Beating "adverse childhood experiences"
Editor’s note: This commentary is by Chloe Learey, the executive director of Winston Prouty Center for Child and Family Development in Brattleboro. She serves on the Building Bright Futures State Advisory Council, a governor-appointed body which advises the Administration and Legislature on early childhood care, health and education systems.
Years of research have demonstrated that adverse childhood experiences have an impact on child development and ultimately adult health outcomes. Much of this information can be found at ACESTooHigh, a news site that reports on research about adverse childhood experiences, including developments in epidemiology, neurobiology, and the biomedical and epigenetic consequences of toxic stress. Prolonged exposure to trauma creates an environment of toxic stress that can change the architecture of the brain due to the physiological response stress produces. Fortunately, the human brain is elastic, particularly in the early years, and there are things we can do in our work with young children and their families to decrease exposure to adverse childhood experiences or decrease the negative impact they may have.
One way to address the impact of adverse childhood experiences is a “trauma-informed approach.” I have often said that you should not go into early childhood work just because you like children – you have to like adults, too, because we do not work with young children in isolation from their families. Understanding that parents may have experienced adverse childhood experiences helps us implement a trauma-informed approach throughout our programs. This approach is based on a set of principles versus prescribed practices or procedures and includes: safety, trustworthiness and transparency, peer support, mutuality and collaboration, empowerment, voice and choice, and cultural, historical and gender issues (https://www.samhsa.gov/nctic/trauma-interventions). These broad principles can be applied in specific ways depending on the work being done. For instance, providing a safe environment in a school setting or in a home visit might look very different, but understanding what safety means for someone who has experienced trauma will inform how you work with them in that setting. This gives us a tool for joining families to help them build their capacity and resiliency.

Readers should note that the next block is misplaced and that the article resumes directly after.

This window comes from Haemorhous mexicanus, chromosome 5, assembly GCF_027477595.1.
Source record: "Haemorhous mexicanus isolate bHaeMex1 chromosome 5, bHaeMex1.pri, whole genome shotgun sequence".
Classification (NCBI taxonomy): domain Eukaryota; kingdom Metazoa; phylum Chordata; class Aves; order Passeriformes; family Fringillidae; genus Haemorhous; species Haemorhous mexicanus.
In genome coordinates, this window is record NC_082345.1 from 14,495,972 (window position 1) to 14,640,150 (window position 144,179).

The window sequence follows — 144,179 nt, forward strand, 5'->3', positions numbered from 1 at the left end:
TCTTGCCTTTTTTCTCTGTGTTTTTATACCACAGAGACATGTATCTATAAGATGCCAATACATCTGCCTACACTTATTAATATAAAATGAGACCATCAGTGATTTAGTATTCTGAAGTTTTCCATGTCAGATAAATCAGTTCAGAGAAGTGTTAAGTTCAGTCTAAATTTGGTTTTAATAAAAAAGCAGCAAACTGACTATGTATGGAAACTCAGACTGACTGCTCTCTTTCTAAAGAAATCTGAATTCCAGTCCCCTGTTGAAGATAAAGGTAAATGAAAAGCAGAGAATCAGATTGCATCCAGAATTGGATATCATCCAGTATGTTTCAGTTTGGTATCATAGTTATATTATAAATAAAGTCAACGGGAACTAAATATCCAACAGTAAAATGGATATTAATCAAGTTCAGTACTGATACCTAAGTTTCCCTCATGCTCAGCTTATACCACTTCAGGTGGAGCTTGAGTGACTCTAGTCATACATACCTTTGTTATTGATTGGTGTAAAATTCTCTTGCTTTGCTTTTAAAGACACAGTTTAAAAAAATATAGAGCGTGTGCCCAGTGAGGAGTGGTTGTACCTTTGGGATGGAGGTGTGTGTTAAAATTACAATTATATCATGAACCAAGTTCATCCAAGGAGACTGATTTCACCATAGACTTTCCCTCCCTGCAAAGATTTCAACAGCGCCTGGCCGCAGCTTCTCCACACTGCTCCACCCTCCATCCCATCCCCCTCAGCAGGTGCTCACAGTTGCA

Building capacity and resiliency are key components of another framework we use in our work to combat adverse childhood experiences and their negative effect. The “Strengthening Families Approach” identifies five protective factors that contribute to families having what they need to successfully support their child’s development, and ultimately reduce child abuse and neglect. These factors include: parents who are resilient and have the skills they need to deal with stress; families who are connected to a larger community, families with access to concrete supports, like financial assistance, when needed; parents who have an understanding of child development and have effective parenting skills; and children whose social emotional skills are developed. What does this look like in our day-to-day work? It means families having access to prenatal and postpartum support, like a nurse from Children’s Integrated Services being able to visit them at home to help with breastfeeding. It means bringing parents of 3- to 5-year-old children in a “Positive Parenting Solutions” training, offering learning and connection with other parents. It means teachers trained and coached in implementing “The Pyramid Model” in the classroom to support social-emotional development. It means developmental specialists available to help a family who has a child with Down’s syndrome learn about their child’s development and what they can do to support her. It means family support workers who can help families access resources to meet their basic needs.
In 2014, Vermont was the first in the nation to address adverse childhood experiences so specifically in health care at a legislative level. This year, the Vermont Legislature approved Act 43, “An Act Relating to Building Resilience for Individuals Experiencing Adverse Childhood Experiences.” According to the bill’s summary, it “establishes the interim Adverse Childhood Experiences Working Group that shall meet to analyze existing resources related to building resilience in early childhood and propose appropriate structures for the most evidence-based or evidence-informed and cost-effective approaches to serve children experiencing trauma.”
We can continue to pour resources into treatment for some of the chronic conditions we see, some of which are related to adverse childhood experiences, and it is certainly needed, but if we do it without also investing in promotion and prevention we will be doomed to continue the cycle. Investing more in early childhood, including community-based services like family support, early intervention and nursing, is an important piece of the equation to decrease adverse childhood experiences, build resilience and ameliorate the harmful impact of childhood trauma and toxic stress.